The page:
Across the country, home values fell 15% to 60%, peak to bottom, depending on the area and how badly it was affected by foreclosures -- most of San Francisco got off comparatively lightly with declines in the 15% to 25% range. The least affluent areas got hammered hardest by distressed sales and price declines; the most affluent were typically least affected. Then the market stayed flat for about 4 years, albeit with a few short-term fluctuations. Supply and demand dynamics began to change in mid-2011, leading to the market recovery of 2012.
And in this chart, we graphed the sales prices of 6 San Francisco homes that sold on multiple occasions between 1995 and 2013 -- real property sales behind the general market cycles. Please note that with specific sales, there may be other factors contributing to appreciation besides the simple passage of time, such as renovation or remodeling work performed.
San Francisco from 2010 to 2013
A Strong Recovery in Process
In 2011, San Francisco began to show signs of perking up. An improving economy and growing buyer demand coupled with a low inventory of listings began to put upward pressure on prices. In 2012, as in 1996, the market abruptly grew frenzied with competitive bidding. The city’s affluent neighborhoods led the recovery, and those considered particularly desirable by newly wealthy, high-tech workers showed the largest gains. However, virtually the entire city soon followed to experience similar rapid price appreciation.
San Francisco median home sales prices increased dramatically in 2012 and then accelerated further in the first half of 2013, though varying by neighborhood. (Note that third quarter figures will probably show the typical seasonal decline: real estate also has seasonal cycles.) By all appearances, San Francisco and the Bay Area are in the midst of a very healthy recovery, though the economy always remains susceptible to big financial/political crises. New home construction is rising very dramatically, distressed sales are declining dramatically, the rent vs. buy equation has turned favorable to buying, interest rates are still relatively low (despite their recent spike in summer 2013) and general economic conditions seem to be continuing to improve.
Bay Area Bubble, Crash & Recovery by Price Range
This chart, updated through the June Case-Shiller Index (issued in late August), illustrates the huge differences in the degree of value increases and declines experienced by different price segments of single-family housing in the Bay Area: The lower the price range, the more it was affected by subprime lending, which created the bigger bubble; this led to a much larger percentage of foreclosures and distressed sales and a much more dramatic crash. San Francisco, with its expensive housing, suffered less than most places, though it still certainly suffered. Distressed sales never made up the huge percentage of sales they reached in other counties, and now, with the market rebound, distressed-home listings in SF have virtually disappeared and are rapidly declining everywhere.
Very generally speaking, the more affluent areas of the city saw a peak-to-bottom decline in the 15% to 20% range; the city’s middle price range saw 15% to 25% declines; and its lowest price segment went down 25% to 40%. (Some of the other areas of the Bay Area and country saw much larger declines as seen in the chart above.) The city is now seeing a rapid reversal of those declines - indeed some neighborhoods (as of summer 2013) now appear to be hitting or even exceeding the values of the previous peak of the San Francisco homes market in 2007-2008. It's still a bit early to make definitive conclusions, since values fluctuate for a number of reasons, including seasonality.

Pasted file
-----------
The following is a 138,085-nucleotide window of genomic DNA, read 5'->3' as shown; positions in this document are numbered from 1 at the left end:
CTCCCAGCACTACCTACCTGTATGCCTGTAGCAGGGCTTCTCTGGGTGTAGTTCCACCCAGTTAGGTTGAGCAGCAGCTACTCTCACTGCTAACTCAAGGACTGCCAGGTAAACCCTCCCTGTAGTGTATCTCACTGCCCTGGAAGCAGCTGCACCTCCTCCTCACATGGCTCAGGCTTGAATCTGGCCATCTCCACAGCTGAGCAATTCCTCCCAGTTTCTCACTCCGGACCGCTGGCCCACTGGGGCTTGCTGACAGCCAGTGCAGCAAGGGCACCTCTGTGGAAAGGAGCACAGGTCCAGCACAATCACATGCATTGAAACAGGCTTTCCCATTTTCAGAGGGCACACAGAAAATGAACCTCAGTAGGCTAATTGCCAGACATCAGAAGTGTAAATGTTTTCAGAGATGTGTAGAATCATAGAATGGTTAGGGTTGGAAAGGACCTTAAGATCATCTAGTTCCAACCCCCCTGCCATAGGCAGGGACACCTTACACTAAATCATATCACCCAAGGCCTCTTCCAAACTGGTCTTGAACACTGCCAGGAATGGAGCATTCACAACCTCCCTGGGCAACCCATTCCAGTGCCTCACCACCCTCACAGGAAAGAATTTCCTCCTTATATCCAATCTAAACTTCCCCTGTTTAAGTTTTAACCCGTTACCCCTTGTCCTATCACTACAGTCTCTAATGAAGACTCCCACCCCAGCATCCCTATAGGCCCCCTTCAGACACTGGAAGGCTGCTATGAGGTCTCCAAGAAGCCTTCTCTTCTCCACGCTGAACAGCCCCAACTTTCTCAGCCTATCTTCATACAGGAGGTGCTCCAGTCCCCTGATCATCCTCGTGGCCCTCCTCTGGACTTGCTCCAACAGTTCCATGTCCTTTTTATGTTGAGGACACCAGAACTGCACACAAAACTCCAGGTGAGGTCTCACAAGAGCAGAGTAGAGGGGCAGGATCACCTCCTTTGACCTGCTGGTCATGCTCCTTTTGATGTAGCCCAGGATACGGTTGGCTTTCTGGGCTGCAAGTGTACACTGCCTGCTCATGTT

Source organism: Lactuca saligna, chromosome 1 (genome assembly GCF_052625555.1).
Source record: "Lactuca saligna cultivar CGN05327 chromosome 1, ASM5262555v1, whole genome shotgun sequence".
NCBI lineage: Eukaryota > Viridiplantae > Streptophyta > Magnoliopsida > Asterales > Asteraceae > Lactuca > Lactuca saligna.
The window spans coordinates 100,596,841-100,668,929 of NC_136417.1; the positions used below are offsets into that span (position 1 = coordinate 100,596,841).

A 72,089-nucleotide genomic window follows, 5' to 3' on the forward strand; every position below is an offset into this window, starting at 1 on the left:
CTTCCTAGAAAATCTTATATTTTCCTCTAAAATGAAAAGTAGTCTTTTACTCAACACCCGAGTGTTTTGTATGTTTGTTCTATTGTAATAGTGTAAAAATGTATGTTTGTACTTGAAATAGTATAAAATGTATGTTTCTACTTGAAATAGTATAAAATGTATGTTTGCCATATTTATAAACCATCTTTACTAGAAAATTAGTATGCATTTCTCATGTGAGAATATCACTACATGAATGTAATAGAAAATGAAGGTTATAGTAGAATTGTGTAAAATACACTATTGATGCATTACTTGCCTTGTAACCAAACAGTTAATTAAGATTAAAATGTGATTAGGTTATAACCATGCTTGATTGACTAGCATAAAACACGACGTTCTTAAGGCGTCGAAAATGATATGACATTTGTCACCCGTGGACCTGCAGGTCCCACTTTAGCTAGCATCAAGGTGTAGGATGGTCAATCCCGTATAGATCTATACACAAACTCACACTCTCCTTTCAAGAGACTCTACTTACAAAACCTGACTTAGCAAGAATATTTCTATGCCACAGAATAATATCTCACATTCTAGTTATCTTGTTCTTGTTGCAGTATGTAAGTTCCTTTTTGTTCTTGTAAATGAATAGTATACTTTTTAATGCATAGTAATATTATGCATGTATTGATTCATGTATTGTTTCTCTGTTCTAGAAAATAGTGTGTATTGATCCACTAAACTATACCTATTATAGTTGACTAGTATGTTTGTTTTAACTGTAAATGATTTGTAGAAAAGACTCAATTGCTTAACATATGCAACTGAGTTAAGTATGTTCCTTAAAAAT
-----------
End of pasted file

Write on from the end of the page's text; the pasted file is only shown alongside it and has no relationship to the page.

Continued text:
Note on Methods and Data Sets
Calculating home price percentage changes, such as increases to or declines from peak value, are notoriously variable. The most dramatic results -- and most often quoted in the media -- come from picking the absolute highest value or lowest value month as the point of comparison. But monthly data often fluctuates dramatically without great significance, and we typically prefer quarterly or annual statistics if available. However, if a market is changing quickly, then monthly data must be used to illuminate the incipient trend. Still, sustained longer-term trends are always the most meaningful.
Also, it should be noted that the San Francisco Bay Area "market" is really made up of hundreds of different micro-markets by price range, neighborhood and city, and that these don't move in perfect lock step.
Percentage increases and declines are not created equal: A price jump from $500,000 to $1,000,000 equals a 100% increase, but falling back from $1,000,000 to $500,000, the same dollar change equals only a 50% decline.
The above charts use a variety of data sets: S&P Case-Shiller Indices, San Francisco MLS sales and median sales prices from state and national Realtor Associations. Each has its own specific market area, property types and time period tracked, and methodology. These analyses were performed in good faith to create what we believe are true, if only approximate, reflections of market trends over time.
Statistics are generalities and should be considered approximations. How they apply to any specific property is unknown.
All data herein is derived from sources deemed reliable, but may contain errors and omissions, and is subject to revision.
© Paragon Real Estate Group, 2013